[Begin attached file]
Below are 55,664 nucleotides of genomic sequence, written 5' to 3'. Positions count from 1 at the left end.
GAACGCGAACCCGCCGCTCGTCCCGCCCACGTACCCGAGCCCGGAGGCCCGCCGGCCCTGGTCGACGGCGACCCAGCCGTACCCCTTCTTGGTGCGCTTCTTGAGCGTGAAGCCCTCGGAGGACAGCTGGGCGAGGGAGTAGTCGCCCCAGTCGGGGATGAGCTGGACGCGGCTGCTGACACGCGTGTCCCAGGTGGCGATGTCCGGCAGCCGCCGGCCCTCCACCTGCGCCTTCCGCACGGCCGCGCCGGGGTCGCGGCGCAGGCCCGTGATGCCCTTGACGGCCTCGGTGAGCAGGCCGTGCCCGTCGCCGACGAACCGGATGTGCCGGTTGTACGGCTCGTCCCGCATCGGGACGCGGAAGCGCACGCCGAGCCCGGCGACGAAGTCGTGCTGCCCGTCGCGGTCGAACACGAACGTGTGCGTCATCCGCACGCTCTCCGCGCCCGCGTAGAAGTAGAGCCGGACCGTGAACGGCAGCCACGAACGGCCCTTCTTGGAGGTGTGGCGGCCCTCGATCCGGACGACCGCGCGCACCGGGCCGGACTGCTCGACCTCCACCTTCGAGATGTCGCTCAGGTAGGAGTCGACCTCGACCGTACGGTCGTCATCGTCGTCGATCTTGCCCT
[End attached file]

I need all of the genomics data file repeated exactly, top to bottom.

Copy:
Below are 55,664 nucleotides of genomic sequence, written 5' to 3'. Positions count from 1 at the left end.
GAACGCGAACCCGCCGCTCGTCCCGCCCACGTACCCGAGCCCGGAGGCCCGCCGGCCCTGGTCGACGGCGACCCAGCCGTACCCCTTCTTGGTGCGCTTCTTGAGCGTGAAGCCCTCGGAGGACAGCTGGGCGAGGGAGTAGTCGCCCCAGTCGGGGATGAGCTGGACGCGGCTGCTGACACGCGTGTCCCAGGTGGCGATGTCCGGCAGCCGCCGGCCCTCCACCTGCGCCTTCCGCACGGCCGCGCCGGGGTCGCGGCGCAGGCCCGTGATGCCCTTGACGGCCTCGGTGAGCAGGCCGTGCCCGTCGCCGACGAACCGGATGTGCCGGTTGTACGGCTCGTCCCGCATCGGGACGCGGAAGCGCACGCCGAGCCCGGCGACGAAGTCGTGCTGCCCGTCGCGGTCGAACACGAACGTGTGCGTCATCCGCACGCTCTCCGCGCCCGCGTAGAAGTAGAGCCGGACCGTGAACGGCAGCCACGAACGGCCCTTCTTGGAGGTGTGGCGGCCCTCGATCCGGACGACCGCGCGCACCGGGCCGGACTGCTCGACCTCCACCTTCGAGATGTCGCTCAGGTAGGAGTCGACCTCGACCGTACGGTCGTCATCGTCGTCGATCTTGCCCT